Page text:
Husqvarna in Hope: Wood Bear Carving with a Chainsaw
Between the Owl Street Cafe and the Hope Husky,
beneath misty mountains bridled with spring waterfalls,
I turn into the driveway at the carved bear and eagle.
Today the wood carver is "OPEN."
The sole witness to my arrival is a massive stone face under a maple tree, a boulder hewn from the mountains beyond Hope.
Where bald eagles and grizzlies hunt salmon on the carved cedar doorpost, a gnomish face in the handle keeps the gate to a kingdom of Middle Earth.
This is a workshop whose creatures spring out of ancient logs and blocks of wood from old growth trees of the British Columbian forest. Here are spirit teachers released from their matrix, unseen until the carver's "optic heart" (Avison, "Snow," 1960) hones their shape and sound. Pete Ryan comes from the back room to greet me and show me around.
“My first teacher was Don Colp, whom I met in the 70‘s while he was exhibiting his work in a mall, carving a bighorn sheep from a block of wood with a Frontier chainsaw. Soon I was carving bears with an Husqvarna to promote their chainsaws at the dealers. After that, I took a commercial art course for four years from a mail order school in Minnesota, following a curriculum written by Les Kobala, who also designed all the covers for the old “Field and Stream” magazines, and Norman Rockwell, another great magazine illustrator. I get ideas from the wood. As I take away the rough stuff with the chainsaw, I notice the shapes within and work with hand tools and airbrush techniques to bring out the details. My early pieces were rough, but from the beginning people liked them, and I have gotten better with every piece I carve.”
A stump uprooted from the mountain in a great mudslide and washed down the flooding Coquihalla River has become a glass end table with a shelf. Disaster turns to art. Now squirrels cavort along the top, bright eyed and busy tailed.
“Can you see the heron in the shelf?” Pete tests me.
I miss it, as do many. My eyes are open, but I see nothing until Pete points it out. The piece took over a year to complete.
Wooden masks and faces line the gallery walls.
A Kwakiutl Indian style eagle mask hangs in the corner near Spirit Woman and the blue guitar, finished with the work of Sabeana Golhoff, a Haida colleague who braided cedar strings and painted the interiors of the hinged mask in traditional patterns. Suspended from the ceiling of a room, the mask opens and closes with a cord pull, as spirit eagle flaps its wings.
Pete’s latest project, an eagle with pinions spread for flight, is drying for a few weeks. After careful inspection for hairline cracks that may appear as the wood dries naturally, Pete will finish it with varnish or oil, depending on whether the piece will go outdoors or indoors.
The model for the eagle, borrowed from his taxidermist friend, spreads its wings in the back room.
A chain saw roughs out the shape of the sculpture as fragrant flying woodchips litter his workshop floor. His wood of choice is BC Grade one yellow cedar logs, about $400 a metre. He then carves the details of beak, talon, feather, fur and scale with hand tools, like single and double-bladed knives or small chisels, or with small power tools, including a dremel and 1/2 inch belt sander. Occasionally he finishes a piece by airbrushing dark stain for the modelling and shadows.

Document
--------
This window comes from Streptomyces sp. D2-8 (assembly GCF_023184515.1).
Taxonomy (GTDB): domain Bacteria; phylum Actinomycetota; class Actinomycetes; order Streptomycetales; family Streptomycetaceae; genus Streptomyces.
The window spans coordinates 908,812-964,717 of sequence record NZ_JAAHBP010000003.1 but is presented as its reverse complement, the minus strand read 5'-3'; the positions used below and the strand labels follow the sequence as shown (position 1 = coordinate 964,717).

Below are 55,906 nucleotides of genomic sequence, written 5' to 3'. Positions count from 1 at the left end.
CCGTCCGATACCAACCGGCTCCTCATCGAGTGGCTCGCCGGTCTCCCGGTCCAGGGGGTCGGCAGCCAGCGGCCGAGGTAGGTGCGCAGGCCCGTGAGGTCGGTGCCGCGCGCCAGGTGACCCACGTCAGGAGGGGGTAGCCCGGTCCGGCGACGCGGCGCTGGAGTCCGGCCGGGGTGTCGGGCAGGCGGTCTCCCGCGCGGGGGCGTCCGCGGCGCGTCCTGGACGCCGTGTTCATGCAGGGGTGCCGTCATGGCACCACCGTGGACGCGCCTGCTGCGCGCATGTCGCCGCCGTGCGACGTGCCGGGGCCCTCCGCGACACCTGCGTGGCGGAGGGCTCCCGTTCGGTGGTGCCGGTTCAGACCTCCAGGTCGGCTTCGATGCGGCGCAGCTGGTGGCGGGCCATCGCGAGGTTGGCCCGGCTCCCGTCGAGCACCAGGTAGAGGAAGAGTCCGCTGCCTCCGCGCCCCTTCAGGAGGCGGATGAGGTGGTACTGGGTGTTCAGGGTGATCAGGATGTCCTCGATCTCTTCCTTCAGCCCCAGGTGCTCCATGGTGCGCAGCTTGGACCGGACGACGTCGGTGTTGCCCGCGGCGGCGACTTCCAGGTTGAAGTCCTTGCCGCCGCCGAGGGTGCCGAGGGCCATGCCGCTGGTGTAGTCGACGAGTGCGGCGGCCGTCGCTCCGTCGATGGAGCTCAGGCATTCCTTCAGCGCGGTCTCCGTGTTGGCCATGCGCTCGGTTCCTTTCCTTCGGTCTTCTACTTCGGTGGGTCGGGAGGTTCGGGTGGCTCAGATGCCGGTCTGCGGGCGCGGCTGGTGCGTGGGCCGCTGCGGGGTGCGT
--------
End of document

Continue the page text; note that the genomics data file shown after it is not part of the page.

He carves house posts for huge upright beams in log cabin homes around the world, especially in the US and Japan. One client there ordered a custom carving for the finials of cross beams that support the beachfront cabin floor, dolphins arcing in still curves toward the Sea of Japan.
Collaborating with various log home companies, he fulfills special commissions for clients who seek the unique signature his art brings to their homes and lodges.
Recently he has started carving picture frame bas-reliefs to hang above a fireplace--wall plates a metre by a metre and a half in which dolphins leap out of the wake, or a family of bears claws salmon out of rapids as the sun sets. He invested in a large table lathe for this work, carving the wood burl and highlighting it with a technique that makes it look like sunshine.
In his breaks he smokes a cigarette or plays his blue guitar and sings. A fiddle hangs on the wall of his office. Sometimes he plays it, too. Saturday nights you may find him down at Skinny's Grille, beneath his Hobbit Wall, jamming with the locals from Hope.
As well as carving signs and sculptures, Pete also restores antique furniture.
He has plans for a gallery tour. If you have a gallery and want to exhibit Pete Ryan’s work, or want to commission a unique signature piece, contact him here.
Located two hours drive east of Vancouver on the way to Kamloops, Sun Peaks, Kelowna, and the vineyard destinations of the Okanagan, his studio just west of Hope at 63010 Old Flood-Hope Road is handy to the last gas and meal stops before you enter the Coquihalla Highway. Meet Pete Ryan, part truck driver, part Renaissance man, part Pygmalion, whose creatures come to life. In an urban and digital world, they remind us of our roots in land and sea, and our condition as beings who still belong to and do not own the primeval forests, shores and mountains of our magical Earth.
Avison, Margaret. "Snow." The Winter Sun . University of Toronto Press. 1960.
Walk around Hope and See Pete Ryan's Work
Margaret Avison's collected poems vol. 1: "the optic heart must venture"
Wonderful breakfast and lunch in a dining room with owls everywhere (not live ones!)
Pete Ryan's workshop is 2 hours east of Vancouver near Exit 168 from the Trans Canada Highway on the way to Kamloops, Sun Peaks and Kelowna.